This generator is super quiet and yet still powerful as well. It’s got advanced inverter technology that makes it safe for any type of application. It’s been designed for service diagnosis and performance monitoring, so you can always count on this generator.

Find the latest price and discounts on generators available on Amazon >>

What Exactly Do Inverters Do?

These are a whole new kind of animal. They’re more portable, lighter, and cleaner with the kind of electricity that they produce. They do give lower wattage, but at the same time they provide you with the option of inverting the electricity right back into stable electricity. That’s pretty awesome.

The way these generators work is that you use fossil fuels to power the thing, and it’ll then create electricity for you to use. That’s a cool concept, isn’t it?

The generator as a concept goes all the way back to 1965 when Honda released the first generator. Since then, companies have made a boatload of innovations for the key concept in order to flesh out the overall concept.

The big problem was trying to minimize the sound and the heat that was generated by these things. To get this done, small changes were made incrementally over time and per generator.

Why Should I Go With an Inverter Generator?

You might be wondering what the major benefits of having this kind of generator might be, why you should for sure invest in one. Well, they have a higher quality output and that power will be just as reliable as if you were plugging something into an outlet.

These machines also have a higher level of fuel efficiency when compared to other regulars. Also, there’s such a thing as parallel capability. This is where you put two of them together in order to double the power you’ve got on your hands.

One of the big struggles with owning a generator is that the power will tend to fluctuate depending on the RPM of the generator. The great thing about these is that this doesn’t happen. These generators are more of a stable source of energy than regular, traditionals.

Back around the late 90s, Honda knew they had something awesome on their hands with the possibility of these machines. They put research, money, and time into it when no one was able to perfect it. They got the job done, and the rest was history.

These machines tend to be used for recreational reasons like RVs, outdoor excursions, and tailgating parties. Whatever you need portable power for, you can find it in one of these machines. With all of that said, we might as well take a gander at what the key differences are between a traditional generator and an inverter.

Read the generator buying guide here >>

What’s the Difference Between a Conventional and an Inverter?

Conventionals are the most well-known of all of these machines. They’ve been around forever, and they have a really good track record. You can use a variety of gasses like propane, diesel, and regular gasoline to get the job done.

Inverters are still the new kid on the block, and they are used for a lot of the same outdoor activities as the conventional generator. The key difference here is that they are much cleaner to run, and they provide a stable source of power no matter the RPMs.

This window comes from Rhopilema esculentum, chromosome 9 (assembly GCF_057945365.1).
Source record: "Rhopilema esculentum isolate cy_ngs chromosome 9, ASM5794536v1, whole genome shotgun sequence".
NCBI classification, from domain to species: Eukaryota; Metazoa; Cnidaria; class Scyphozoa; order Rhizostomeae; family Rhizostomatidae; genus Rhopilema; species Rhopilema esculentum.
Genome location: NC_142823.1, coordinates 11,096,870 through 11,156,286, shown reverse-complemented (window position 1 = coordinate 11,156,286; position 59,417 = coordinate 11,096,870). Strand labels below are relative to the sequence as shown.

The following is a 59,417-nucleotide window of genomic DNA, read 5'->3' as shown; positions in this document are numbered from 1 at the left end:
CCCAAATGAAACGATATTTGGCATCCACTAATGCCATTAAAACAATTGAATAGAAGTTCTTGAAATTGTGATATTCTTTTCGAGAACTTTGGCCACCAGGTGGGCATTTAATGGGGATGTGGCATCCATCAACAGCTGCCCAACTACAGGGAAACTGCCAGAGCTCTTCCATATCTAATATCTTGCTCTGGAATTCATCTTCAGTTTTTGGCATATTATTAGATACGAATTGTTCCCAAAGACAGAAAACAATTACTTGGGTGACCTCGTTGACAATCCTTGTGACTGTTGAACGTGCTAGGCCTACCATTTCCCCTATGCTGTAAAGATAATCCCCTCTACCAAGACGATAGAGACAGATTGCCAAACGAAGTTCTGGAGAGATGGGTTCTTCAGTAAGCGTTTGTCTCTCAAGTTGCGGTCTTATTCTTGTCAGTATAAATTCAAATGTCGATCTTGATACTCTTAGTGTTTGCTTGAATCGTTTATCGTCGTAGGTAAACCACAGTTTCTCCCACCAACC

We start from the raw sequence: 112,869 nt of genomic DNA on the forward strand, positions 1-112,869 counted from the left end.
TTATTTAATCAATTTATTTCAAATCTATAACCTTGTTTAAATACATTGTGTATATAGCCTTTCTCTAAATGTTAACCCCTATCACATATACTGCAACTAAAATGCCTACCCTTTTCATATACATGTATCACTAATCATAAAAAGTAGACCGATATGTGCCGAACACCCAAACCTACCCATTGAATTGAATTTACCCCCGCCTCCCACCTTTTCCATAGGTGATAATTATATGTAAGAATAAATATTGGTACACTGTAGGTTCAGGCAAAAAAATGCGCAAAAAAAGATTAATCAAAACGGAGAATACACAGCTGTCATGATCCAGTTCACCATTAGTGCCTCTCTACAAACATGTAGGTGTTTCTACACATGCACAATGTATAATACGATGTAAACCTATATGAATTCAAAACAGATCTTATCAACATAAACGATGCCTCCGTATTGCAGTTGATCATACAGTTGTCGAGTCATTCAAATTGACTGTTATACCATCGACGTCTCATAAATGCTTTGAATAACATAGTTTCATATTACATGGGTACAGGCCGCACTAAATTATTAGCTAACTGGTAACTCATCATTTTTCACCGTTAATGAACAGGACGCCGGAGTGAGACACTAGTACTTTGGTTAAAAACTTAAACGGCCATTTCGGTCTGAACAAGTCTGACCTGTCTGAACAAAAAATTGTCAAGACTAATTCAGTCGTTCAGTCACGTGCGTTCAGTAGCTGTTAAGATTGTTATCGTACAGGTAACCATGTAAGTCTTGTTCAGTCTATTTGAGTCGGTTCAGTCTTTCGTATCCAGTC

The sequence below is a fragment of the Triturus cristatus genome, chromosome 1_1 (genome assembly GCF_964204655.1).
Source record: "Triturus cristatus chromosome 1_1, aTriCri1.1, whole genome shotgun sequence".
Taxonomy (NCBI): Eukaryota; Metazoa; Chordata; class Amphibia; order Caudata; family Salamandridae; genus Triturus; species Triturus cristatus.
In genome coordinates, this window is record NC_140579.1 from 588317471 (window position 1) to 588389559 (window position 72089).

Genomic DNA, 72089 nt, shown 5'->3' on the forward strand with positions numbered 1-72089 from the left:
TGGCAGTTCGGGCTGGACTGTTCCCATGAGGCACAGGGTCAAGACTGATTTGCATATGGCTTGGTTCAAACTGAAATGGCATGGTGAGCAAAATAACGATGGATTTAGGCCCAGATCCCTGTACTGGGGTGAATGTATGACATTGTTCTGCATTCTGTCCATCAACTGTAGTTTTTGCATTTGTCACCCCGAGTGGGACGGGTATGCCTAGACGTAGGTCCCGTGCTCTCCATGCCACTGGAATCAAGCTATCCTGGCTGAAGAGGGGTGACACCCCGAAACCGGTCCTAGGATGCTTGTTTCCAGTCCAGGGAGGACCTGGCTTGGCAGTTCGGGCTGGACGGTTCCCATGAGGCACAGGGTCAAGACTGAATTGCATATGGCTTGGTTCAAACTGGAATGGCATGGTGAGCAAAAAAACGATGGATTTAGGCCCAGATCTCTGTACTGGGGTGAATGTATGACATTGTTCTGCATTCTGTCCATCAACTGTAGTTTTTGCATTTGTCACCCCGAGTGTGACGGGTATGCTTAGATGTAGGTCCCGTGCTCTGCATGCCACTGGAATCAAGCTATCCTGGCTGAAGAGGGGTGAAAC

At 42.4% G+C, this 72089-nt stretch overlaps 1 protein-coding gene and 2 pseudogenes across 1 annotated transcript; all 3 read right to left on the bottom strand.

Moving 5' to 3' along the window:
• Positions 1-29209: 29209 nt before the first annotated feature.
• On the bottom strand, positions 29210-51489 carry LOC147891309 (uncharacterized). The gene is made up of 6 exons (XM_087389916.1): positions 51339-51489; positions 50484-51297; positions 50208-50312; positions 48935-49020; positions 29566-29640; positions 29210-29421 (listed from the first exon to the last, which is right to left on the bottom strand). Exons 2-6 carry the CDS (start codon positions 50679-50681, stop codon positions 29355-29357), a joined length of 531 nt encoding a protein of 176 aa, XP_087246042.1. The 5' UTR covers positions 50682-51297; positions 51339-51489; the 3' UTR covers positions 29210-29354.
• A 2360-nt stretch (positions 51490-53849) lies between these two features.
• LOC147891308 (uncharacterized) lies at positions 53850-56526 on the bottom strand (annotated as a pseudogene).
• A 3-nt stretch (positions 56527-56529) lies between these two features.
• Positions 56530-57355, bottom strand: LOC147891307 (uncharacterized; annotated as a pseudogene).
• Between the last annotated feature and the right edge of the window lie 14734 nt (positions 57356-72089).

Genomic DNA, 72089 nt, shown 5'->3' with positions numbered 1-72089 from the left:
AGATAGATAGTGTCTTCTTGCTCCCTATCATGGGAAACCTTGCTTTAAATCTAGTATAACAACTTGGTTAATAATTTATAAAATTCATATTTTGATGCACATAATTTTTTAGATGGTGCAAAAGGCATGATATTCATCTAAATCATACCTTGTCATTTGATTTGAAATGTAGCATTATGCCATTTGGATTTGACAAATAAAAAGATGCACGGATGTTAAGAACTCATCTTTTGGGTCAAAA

Noise levels are a big difference too. Conventional generators can be quite noisy, which might get you into trouble with the neighbors. On the flip side, we’ve got inverters that are designed to be quieter right from the start. This is kind of similar to how websites now are first developed with mobile access in mind, and then designed the rest of the way.

Another difference is wattage output. Some conventionals are producing upwards of 20,000 watts or more. This can give you the power you’re looking for, even capable of powering your home in the event of a power outage. Inverters will be in the 500 to 5,000-watt range, so you won’t be able to use as many plugs unless you’re using additional wattage as a cushion for future uses.

Fuel efficiency is where they really differ. A typical conventional is going to be stuck at about 3,600 RPM when it’s giving a maximum output. This can lead to a power surge which can destroy devices that are plugged in.

Inverters, on the other hand, rely on a smart control system that adjusts the RPM used depending on what is needed, effectively nixing the chances you have of your power going out or even surging the power and in the process destroying your electronics.

In terms of runtime, both conventionals and inverters are optimized to work for a very long time. The average generator is going to last you between 8 and 12 hours on a single tank of gas. That’s pretty efficient, isn’t it?

Higher Quality Power – Is it a Need?

The science and technology behind how an inverter works is pretty darn cool. When you start up the generator, it generates electricity that’s sent through an alternator. That electricity is in the AC form of electricity. While this can be a strong source of power, it’s definitely pretty sporadic too. AC electricity can go all over the place.

Once that generator grabs hold of the AC, it’s converted into DC. This is a much more stable source of power. Now the power’s going to be flowing stably through the system. The last step is actually to turn that DC back into AC, which is the same type of power used by outlets. This way, you’re going to have a reliable, steady way of generating power for your needs.

Now that we’ve taken a look at what all inverters and conventional generators are, let’s go ahead and take a look at some examples of inverters so that we can see which ones are the best in the business.

Summary and Thoughts

As you can see from the following information, inverters can be a good choice for many occasions, but sometimes you might decide that a conventional is going to be a better option. Take the time to consider your options, what you will be using the generator for, and how long you’ll need access to it.

Don’t forget to check out our generator buying guide for even more information about finding the right one for your needs.